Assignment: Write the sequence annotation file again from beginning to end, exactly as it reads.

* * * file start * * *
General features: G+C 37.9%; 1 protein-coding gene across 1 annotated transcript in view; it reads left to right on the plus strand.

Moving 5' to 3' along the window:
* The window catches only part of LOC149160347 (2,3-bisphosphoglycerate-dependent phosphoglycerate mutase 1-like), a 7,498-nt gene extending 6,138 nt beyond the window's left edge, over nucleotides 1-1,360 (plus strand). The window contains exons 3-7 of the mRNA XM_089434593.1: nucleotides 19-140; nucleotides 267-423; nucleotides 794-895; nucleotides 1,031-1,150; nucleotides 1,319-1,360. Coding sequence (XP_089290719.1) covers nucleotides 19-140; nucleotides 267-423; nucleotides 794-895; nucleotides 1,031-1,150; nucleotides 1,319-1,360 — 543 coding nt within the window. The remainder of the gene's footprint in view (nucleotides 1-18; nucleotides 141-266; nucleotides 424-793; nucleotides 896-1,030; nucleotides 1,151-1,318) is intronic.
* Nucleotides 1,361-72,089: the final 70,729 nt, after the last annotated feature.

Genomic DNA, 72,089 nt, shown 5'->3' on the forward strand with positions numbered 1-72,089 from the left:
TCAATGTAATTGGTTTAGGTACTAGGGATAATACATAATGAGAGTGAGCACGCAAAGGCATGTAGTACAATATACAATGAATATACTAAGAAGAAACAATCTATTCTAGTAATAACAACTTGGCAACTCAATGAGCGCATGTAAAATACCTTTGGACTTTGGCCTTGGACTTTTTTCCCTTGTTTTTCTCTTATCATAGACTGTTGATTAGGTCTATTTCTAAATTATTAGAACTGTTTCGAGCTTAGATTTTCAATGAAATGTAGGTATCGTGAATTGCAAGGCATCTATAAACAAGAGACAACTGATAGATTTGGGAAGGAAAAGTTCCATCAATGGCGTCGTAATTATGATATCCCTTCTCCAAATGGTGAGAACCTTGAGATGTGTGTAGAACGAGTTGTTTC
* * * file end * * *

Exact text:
General features: G+C 37.9%; 1 protein-coding gene across 1 annotated transcript in view; it reads left to right on the plus strand.

Moving 5' to 3' along the window:
* The window catches only part of LOC149160347 (2,3-bisphosphoglycerate-dependent phosphoglycerate mutase 1-like), a 7,498-nt gene extending 6,138 nt beyond the window's left edge, over nucleotides 1-1,360 (plus strand). The window contains exons 3-7 of the mRNA XM_089434593.1: nucleotides 19-140; nucleotides 267-423; nucleotides 794-895; nucleotides 1,031-1,150; nucleotides 1,319-1,360. Coding sequence (XP_089290719.1) covers nucleotides 19-140; nucleotides 267-423; nucleotides 794-895; nucleotides 1,031-1,150; nucleotides 1,319-1,360 — 543 coding nt within the window. The remainder of the gene's footprint in view (nucleotides 1-18; nucleotides 141-266; nucleotides 424-793; nucleotides 896-1,030; nucleotides 1,151-1,318) is intronic.
* Nucleotides 1,361-72,089: the final 70,729 nt, after the last annotated feature.

Genomic DNA, 72,089 nt, shown 5'->3' on the forward strand with positions numbered 1-72,089 from the left:
TCAATGTAATTGGTTTAGGTACTAGGGATAATACATAATGAGAGTGAGCACGCAAAGGCATGTAGTACAATATACAATGAATATACTAAGAAGAAACAATCTATTCTAGTAATAACAACTTGGCAACTCAATGAGCGCATGTAAAATACCTTTGGACTTTGGCCTTGGACTTTTTTCCCTTGTTTTTCTCTTATCATAGACTGTTGATTAGGTCTATTTCTAAATTATTAGAACTGTTTCGAGCTTAGATTTTCAATGAAATGTAGGTATCGTGAATTGCAAGGCATCTATAAACAAGAGACAACTGATAGATTTGGGAAGGAAAAGTTCCATCAATGGCGTCGTAATTATGATATCCCTTCTCCAAATGGTGAGAACCTTGAGATGTGTGTAGAACGAGTTGTTTC